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Bridget Kennedy, 1882, sentenced to 49 years, beats the rap

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Bridget Kennedy, 1882, sentenced to 49 years, beats the rap

Posted: 16 Aug 2013 9:14PM GMT
Classification: Biography
Edited: 29 Aug 2013 5:17PM GMT
In 1880, a James and Bridget Kennedy lived on Green St. in Rutland with their 10-year-old son Miles.

December 12, 1882.
Lockport Daily Journal.
Heavy Sentence.
Rutland, Vt., Dec. 12 – The police court has sent Mrs. Bridget Kennedy to the house of correction for nearly 50 years for illegally selling liquor. She was convicted on 295 complaints, and was unable to pay her fines.

Dec. 13, 1882.
Vermont Watchman & State Journal.
Bridget Kennedy or Rutland, charged with dealing in rum, was found guilty Thursday of 295 first offenses, the penalty for which is a fine of $5,900 and one month imprisonment. Bridget cannot pay her fine or get bail and has been taken to jail. She may spend half a century at the house of correction.

December 13, 1882.
The Daily News, Batavia, NY.
The Police Court in Rutland, Vt., has sent Mrs. Bridget Kennedy of that place to the House of Corrections for a term of nearly fifty years for illegally selling liquor. She was convicted of 295 complaints and was unable to pay the fines.

December 20, 1882.
Madison Observer, NY.
The Police Court in Rutland bas sent Mrs. Bridget Kennedy of that place to the House of Correction for a term of nearly fifty years. She was convicted on 295 complaints, and, being unable to pay the aggregate dues and costs, that sentence was imposed upon her.

December 23, 1882.
Troy Daily Times.
Rutland, Vt. – James Kennedy, the husband of Bridget Kennedy who was recently sentenced to forty-nine years in the house of correction for non-payment of fine for selling liquor, (being three times as many days as dollars of fine and costs,) has likewise been found guilty by a jury of 135 first offenses for selling liquor. His fine amounted to about $1,400, and not being able to pay, he received the alternative sentence to the house of correction of about eleven years.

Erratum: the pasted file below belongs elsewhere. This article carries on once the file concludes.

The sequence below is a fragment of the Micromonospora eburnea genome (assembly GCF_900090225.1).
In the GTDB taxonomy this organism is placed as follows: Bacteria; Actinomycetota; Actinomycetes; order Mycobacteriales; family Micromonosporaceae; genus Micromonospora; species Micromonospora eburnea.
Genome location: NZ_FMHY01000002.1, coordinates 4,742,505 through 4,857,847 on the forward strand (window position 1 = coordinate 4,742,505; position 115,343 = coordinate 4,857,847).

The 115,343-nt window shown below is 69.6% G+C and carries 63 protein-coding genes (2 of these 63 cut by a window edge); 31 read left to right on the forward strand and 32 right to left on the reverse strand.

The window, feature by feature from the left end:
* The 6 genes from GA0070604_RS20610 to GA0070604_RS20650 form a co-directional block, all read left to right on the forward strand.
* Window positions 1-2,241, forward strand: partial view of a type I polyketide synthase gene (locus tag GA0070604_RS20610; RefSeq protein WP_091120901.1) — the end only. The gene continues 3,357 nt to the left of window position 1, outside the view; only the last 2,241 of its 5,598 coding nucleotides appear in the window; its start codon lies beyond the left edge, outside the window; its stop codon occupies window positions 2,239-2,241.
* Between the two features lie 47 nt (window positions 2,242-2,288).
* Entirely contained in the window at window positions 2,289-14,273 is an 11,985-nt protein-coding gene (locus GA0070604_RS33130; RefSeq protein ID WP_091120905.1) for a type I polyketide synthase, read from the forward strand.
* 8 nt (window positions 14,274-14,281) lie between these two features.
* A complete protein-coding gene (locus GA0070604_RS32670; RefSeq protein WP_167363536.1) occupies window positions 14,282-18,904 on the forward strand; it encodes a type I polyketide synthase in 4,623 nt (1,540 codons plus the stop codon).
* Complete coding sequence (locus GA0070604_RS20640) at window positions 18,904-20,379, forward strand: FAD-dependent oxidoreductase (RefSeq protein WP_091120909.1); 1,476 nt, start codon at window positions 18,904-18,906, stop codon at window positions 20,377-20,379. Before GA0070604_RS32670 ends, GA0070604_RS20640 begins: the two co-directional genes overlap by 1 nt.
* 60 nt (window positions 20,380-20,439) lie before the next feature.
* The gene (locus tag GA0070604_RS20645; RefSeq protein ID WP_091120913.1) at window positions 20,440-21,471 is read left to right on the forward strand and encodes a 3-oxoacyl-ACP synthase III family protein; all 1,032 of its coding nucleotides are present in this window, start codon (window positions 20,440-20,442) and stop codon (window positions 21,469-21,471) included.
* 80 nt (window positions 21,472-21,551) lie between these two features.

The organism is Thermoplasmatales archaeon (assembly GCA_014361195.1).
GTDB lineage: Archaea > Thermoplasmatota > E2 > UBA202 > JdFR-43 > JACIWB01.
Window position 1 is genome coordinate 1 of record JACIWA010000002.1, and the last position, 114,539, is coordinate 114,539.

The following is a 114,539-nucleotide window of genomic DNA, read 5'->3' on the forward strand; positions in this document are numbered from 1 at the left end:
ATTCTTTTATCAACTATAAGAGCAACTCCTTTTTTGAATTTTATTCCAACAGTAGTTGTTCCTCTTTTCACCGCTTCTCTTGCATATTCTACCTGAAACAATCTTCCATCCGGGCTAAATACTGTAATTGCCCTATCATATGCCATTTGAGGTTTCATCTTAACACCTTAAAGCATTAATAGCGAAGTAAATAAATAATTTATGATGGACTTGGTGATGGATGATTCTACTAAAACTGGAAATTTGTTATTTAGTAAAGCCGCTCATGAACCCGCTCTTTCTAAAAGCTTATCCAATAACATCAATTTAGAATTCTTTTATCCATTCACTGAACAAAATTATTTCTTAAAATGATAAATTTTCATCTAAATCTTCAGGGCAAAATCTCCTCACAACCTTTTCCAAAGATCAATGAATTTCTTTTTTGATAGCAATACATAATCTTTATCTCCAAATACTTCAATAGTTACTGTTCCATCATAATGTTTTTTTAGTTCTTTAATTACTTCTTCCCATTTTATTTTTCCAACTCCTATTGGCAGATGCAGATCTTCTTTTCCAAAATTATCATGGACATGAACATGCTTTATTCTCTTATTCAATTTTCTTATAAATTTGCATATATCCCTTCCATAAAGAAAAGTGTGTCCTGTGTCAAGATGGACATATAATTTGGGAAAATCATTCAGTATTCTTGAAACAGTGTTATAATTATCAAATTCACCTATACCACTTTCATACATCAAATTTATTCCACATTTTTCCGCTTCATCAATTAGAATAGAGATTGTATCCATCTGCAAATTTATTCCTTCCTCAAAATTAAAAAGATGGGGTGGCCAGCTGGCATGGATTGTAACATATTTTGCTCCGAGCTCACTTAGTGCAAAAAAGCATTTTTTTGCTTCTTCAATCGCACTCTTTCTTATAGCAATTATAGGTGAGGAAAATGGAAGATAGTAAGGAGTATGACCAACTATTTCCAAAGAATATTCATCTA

January 27, 1883.
Troy Daily Times.
R u t l a n d , Vt.—The supreme court heard yesterday the habeas corpus petitions of Patrick Ready, Bridget Kennedy, James Kennedy, her husband, and John Holmes, who are in the house of correction for selling liquor on sentences of from five months to forty-nine years. The court reserved its decision for consultation, as the cases present some interesting questions of constitutional law.

January 30, 1883.
Troy Daily Times.
The Vermont Liquor Laws Fail to Work-
Prisoners Released.
Our Rutland correspondent writes:
James Kennedy, who had been sentenced by a justice of the peace to about eleven years in the house of correction for non-payment of fines for liquor selling, the sentence being one day for each thirty-three cents of fine; Bridget Kennedy, his wife, under similar sentence, for about forty-nine years, and Pat. Ready, under similar sentence, for about thirty-five years, were all released Monday afternoon by the supreme court on a habeas corpus. Respondents had been convicted of a great number of offenses, but claimed an appeal to the county court. Being unable to furnish the large bail, which was fixed a little higher than the amount of the fine and costs, they were denied appeals by the justice, because the statute required bail and made no provision for keeping the appellants in jail till the appeal could be heard when the bail cannot be furnished. Judge Powers announced the decision of the supreme court, holding that appeals should have been allowed and the respondents kept in jail till the appeals were heard by the county court, and that the justice having denied the appeal because bail was not furnished had in effect denied the right of trial by a jury of twelve men, which could have been had in the county court, which right to be tried by a jury of twelve men is guaranteed by the constitution. James and Bridget Kennedy also prayed for writs of certiorari to quash the proceedings before the justice. Certiorari is a novel proceeding in Vermont, and grave doubts were had whether it would lie, but the court held it would lie in criminal cases, and quashed the justice proceeding. John Holmes's petition for a habeas corpus was denied, the only question being whether the mittimus was correct in form.

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